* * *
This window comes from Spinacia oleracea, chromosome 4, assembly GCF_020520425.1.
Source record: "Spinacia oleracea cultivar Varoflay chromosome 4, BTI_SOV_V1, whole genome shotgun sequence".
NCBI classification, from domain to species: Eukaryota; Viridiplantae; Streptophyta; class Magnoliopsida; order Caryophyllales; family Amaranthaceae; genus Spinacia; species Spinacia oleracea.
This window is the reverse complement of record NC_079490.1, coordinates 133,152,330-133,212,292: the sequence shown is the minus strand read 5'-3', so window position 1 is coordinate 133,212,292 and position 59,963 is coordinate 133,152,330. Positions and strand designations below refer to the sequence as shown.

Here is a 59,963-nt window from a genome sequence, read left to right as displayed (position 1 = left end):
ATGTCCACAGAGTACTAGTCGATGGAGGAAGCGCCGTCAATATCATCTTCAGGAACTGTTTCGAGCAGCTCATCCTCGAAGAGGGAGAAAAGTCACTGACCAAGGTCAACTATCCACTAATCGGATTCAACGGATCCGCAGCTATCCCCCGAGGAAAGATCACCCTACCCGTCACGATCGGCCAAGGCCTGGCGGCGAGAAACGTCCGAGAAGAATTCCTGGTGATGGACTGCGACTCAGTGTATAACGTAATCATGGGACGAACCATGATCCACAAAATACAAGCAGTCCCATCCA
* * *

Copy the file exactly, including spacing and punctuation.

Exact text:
This window comes from Spinacia oleracea, chromosome 4, assembly GCF_020520425.1.
Source record: "Spinacia oleracea cultivar Varoflay chromosome 4, BTI_SOV_V1, whole genome shotgun sequence".
NCBI classification, from domain to species: Eukaryota; Viridiplantae; Streptophyta; class Magnoliopsida; order Caryophyllales; family Amaranthaceae; genus Spinacia; species Spinacia oleracea.
This window is the reverse complement of record NC_079490.1, coordinates 133,152,330-133,212,292: the sequence shown is the minus strand read 5'-3', so window position 1 is coordinate 133,212,292 and position 59,963 is coordinate 133,152,330. Positions and strand designations below refer to the sequence as shown.

Here is a 59,963-nt window from a genome sequence, read left to right as displayed (position 1 = left end):
ATGTCCACAGAGTACTAGTCGATGGAGGAAGCGCCGTCAATATCATCTTCAGGAACTGTTTCGAGCAGCTCATCCTCGAAGAGGGAGAAAAGTCACTGACCAAGGTCAACTATCCACTAATCGGATTCAACGGATCCGCAGCTATCCCCCGAGGAAAGATCACCCTACCCGTCACGATCGGCCAAGGCCTGGCGGCGAGAAACGTCCGAGAAGAATTCCTGGTGATGGACTGCGACTCAGTGTATAACGTAATCATGGGACGAACCATGATCCACAAAATACAAGCAGTCCCATCCA